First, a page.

(AndyMark should have the info on the product page)

And the vex motors are used for very small devices like maybe a camera actuator. They cant handle much stress (because of the plastic gears inside) and they will stall causing you to burn out the motor

Thats about it. I hope this gave you a good guide to the motors allowed for this year!


EDIT: As per the user posting above me, please crop photos before posting. Thanks!

Gears don’t make a motor more powerful. They just trade speed for torque.

Fisher price are very nice when used with a CimSim gear box which gives them the same output shaft and rpm as a cim motor. You can mount two Fischer prices into a CimSim. We are using that setup for our shooter.

The specs on most allowed motors can be found here:

Basically, the choice of which motor to use comes down to a few important items:

  • power
  • torque
  • speed
  • heat dissipation

I’ll address these items in reverse order. (a word of warning… the descriptions here are all for typical scenarios. I’m sure someone will post an example that proves something here isn’t a “rule”)

The CIM motors, due to their size and completely enclosed design, are typically the best to use for the drive train. They can take the most abuse and dissipate heat better than the other motors. Many of the other motors have internal fans (you can often see them through holes or slits in the casing) that push air over the armatures to help cool them. These motors are very bad to stall, as the air stops moving, your current draw increases, and your heat increases.

Speed and torque go together, really. When designing something, you often either need to meet a certain speed (a shooter that is set up like a pitching machine, for example, will require a minimum RPM to shoot the ball effectively), or a certain amount of torque (tipping the bridge down, for example, will require a certain amount of force applied on the bridge, which can be provided as torque from your motor). These requirements can often help to define which motor to select. For a shooter, you’ll go with a fast motor that can be geared to meet your speed requirements. For the bridge tipper, you’ll go with a slow motor that can provide enough torque on your lever arm to push it down.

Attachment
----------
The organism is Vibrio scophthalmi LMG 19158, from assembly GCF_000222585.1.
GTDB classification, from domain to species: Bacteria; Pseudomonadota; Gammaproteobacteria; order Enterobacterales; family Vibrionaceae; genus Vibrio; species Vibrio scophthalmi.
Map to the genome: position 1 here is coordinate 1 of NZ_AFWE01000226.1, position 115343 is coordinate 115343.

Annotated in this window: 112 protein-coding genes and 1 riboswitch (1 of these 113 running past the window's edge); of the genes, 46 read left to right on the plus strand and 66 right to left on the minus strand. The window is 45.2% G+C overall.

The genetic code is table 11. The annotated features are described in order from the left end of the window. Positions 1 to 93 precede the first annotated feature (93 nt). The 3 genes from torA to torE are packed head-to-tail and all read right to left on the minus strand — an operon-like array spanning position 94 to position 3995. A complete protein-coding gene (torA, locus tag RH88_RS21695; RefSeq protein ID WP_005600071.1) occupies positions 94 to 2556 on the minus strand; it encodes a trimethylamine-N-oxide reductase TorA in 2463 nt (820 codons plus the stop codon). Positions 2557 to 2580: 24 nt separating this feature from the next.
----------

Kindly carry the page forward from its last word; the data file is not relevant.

Gearing can allow you to “trade” speed and torque, much like the gears on a bicycle do. When you’re on a bike and reach a hill, you’ll shift gears. That way, you can peddle faster, but move slower - you’ve transferred your speed into torque to help you get up the hill. When going down the hill, you shift gears in the other direction - you peddle slower but move faster, because you don’t need as much torque anymore. Keep in mind that all gearing causes a loss of power (although not so much that it’s worrisome in most applications), so you want to avoid any more gearing than is really needed for your application. For example, you could gear a window motor to power a shooter… but you would need so many gears to do that at a decent speed (plus the gears that are integral to the motor itself), that it’s not really practical.